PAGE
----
The household expenses mentioned in this blog were expenses I felt were most basic and necessary to discuss (and were based on my personal re-evaluation/re-negotiation.) Until you get a better picture of your spending habits/trends after the first week of August, you’ll be ready to trim even more fat. It’s gonna get ugly, SO GET READY!!! Let me know how the tracking of your spending habits is coming along. I appreciate the Twitter feedback from @whois_atiya regarding last week’s blog posting. I’m so glad I was able to offer information you found useful. Keep that feedback coming!!!

As always, I hope you benefitted from this posting and I do appreciate you reading it. Your commentary is also important so ALL FEEDBACK IS WELCOMED. If there is a specific topic you’d like me to talk about regarding “Financial Fitness Boot Camp” on this blog, feel free to shoot me an email at Don’t miss a posting so be sure to follow me at


~The Financial Hack ©2015


(Previously posted via Tumblr July 7, 2015)


Now that you’ve calculated your net worth, if you’re serious about being financially fit, you need to know how and where your money is flowing. Is your only stream of income your nine to five and/or six to ten, or do you have what I like to call “side hustles” (which really aren’t hustles at all,) just another name I call for a multiple stream(s) of income. It could be anything from selling items on eBay, homemade pastries (cakes, pies and such) or even preparing taxes during tax season. Multiple streams of income could be anything that makes you money. NOTE: If you have a hobby, FIND A WAY TO MAKE MONEY DOING IT!!!

Now back to the the money flow. Sit down and get comfortable, because you may be sitting for a while. Calculate your NET INCOME for the month. This should be fairly easy. Calculate ALL INCOME (including child support.) The only reason I would include child support is because obviously you are using that bi-weekly or monthly income on your child(ren) and not getting your hair/nails done and your weave tightened with Lil Timmy’s money. USE YOUR OWN MONEY FOR THAT. (I’ll talk about saving in a later posting.) Now that you have calculated how much you BRING HOME each month, let’s find out how much is actually GOING OUT each month. This may get a little tricky.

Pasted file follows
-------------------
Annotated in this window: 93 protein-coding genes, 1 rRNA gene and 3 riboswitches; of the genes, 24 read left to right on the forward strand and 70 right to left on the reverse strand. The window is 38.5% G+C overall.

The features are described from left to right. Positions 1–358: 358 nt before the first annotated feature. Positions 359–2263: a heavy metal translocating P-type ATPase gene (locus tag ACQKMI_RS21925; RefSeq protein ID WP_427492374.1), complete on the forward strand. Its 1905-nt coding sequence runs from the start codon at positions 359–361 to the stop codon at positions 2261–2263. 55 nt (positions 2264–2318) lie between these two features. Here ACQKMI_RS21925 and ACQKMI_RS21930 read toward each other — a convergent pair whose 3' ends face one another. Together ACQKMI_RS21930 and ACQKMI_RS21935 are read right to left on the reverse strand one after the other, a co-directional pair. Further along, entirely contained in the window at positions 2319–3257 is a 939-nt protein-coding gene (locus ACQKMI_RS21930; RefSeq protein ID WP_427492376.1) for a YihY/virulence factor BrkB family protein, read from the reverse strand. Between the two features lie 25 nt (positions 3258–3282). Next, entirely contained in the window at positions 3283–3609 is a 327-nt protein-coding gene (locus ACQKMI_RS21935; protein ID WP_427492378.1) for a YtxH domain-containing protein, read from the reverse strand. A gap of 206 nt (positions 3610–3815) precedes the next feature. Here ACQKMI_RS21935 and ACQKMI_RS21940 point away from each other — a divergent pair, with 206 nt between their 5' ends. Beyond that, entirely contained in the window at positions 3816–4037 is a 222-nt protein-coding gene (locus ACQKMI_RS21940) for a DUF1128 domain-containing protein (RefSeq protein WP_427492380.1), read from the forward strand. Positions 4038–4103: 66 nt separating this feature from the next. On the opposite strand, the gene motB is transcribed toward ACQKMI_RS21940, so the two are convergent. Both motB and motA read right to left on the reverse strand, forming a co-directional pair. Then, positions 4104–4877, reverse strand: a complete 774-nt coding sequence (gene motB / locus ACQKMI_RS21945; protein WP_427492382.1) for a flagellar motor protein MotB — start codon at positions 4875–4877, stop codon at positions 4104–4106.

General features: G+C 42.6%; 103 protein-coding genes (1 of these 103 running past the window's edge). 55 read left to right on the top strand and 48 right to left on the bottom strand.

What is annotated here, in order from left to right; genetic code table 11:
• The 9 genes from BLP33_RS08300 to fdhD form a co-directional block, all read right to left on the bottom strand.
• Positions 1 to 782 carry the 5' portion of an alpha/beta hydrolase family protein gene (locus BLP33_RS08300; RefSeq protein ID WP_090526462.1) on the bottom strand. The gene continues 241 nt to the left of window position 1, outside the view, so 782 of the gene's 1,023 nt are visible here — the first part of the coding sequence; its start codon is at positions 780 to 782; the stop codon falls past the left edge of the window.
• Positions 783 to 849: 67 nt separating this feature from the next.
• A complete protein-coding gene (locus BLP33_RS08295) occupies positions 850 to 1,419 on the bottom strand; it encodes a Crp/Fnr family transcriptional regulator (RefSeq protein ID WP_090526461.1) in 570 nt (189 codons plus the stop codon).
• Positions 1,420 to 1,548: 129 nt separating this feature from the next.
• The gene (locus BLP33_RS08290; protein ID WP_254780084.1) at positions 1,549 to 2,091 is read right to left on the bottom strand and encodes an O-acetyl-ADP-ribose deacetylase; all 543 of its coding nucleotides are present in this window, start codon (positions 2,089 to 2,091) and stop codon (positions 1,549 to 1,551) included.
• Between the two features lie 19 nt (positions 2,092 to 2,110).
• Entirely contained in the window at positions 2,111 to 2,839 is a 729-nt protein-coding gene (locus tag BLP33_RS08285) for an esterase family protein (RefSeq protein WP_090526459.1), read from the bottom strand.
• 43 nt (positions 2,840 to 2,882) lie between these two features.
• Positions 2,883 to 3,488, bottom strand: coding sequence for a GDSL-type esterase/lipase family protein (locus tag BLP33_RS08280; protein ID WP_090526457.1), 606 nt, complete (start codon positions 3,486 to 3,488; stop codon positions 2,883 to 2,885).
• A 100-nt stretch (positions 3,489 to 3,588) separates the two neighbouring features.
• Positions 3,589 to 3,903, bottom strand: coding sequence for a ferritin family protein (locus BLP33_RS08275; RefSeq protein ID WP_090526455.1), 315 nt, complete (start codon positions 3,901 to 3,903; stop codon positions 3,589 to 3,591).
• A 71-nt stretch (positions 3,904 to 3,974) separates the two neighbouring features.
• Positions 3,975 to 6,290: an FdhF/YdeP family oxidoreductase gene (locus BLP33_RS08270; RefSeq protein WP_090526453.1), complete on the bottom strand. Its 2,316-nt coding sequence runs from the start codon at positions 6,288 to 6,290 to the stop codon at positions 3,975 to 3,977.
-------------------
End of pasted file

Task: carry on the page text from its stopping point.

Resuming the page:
For many, this will require you to track your spending for an entire month. Of course we know the amounts of our mortgages/rent, utilities, household expenses, gas, child/daycare expenses, minimum amounts due on credit cards (hopefully,) etc., but what about the number of times you stopped at Starbucks on the way to work? Or the number of times you and your sorors went out to brunch last month, or those two pair of “Js” you just had to buy because “ya potnahs” got em too? You need to know where your money is going because you may find what’s going out far exceeds what’s coming in.

So how do you track your spending? You can do it the old-fashioned way and get a small notepad to write down amounts you’ve spent. If you’re not good at keeping up with receipts, there are phone apps you can download that can track those amounts for you (although it will take some effort on your part.) If you’re going to track spending, you have to track EVERYTHING from that 35cent pack of Juicy Fruit gum to the first round of drinks that was on you at Friday Night’s Happy Hour. To be ACCURATE, you’ve got to be HONEST. (There’s that word again.) I tracked my spending for one month and discovered I spent over $500 alone eating out. I had no clue I was spending that much money. When you’re single with no children, it’s easier to be frivolous with your money, but spending over $500 eating out is just TOO MUCH (for me anyway.) I put that in check REAL FAST. And to think I could have done so many other things with that money… LIKE LEFT IT IN THE BANK. Once you track your spending habits you will also notice patterns and will quickly be able to determine where you can begin to start “trimming the fat” which we’ll get into as the weeks progress.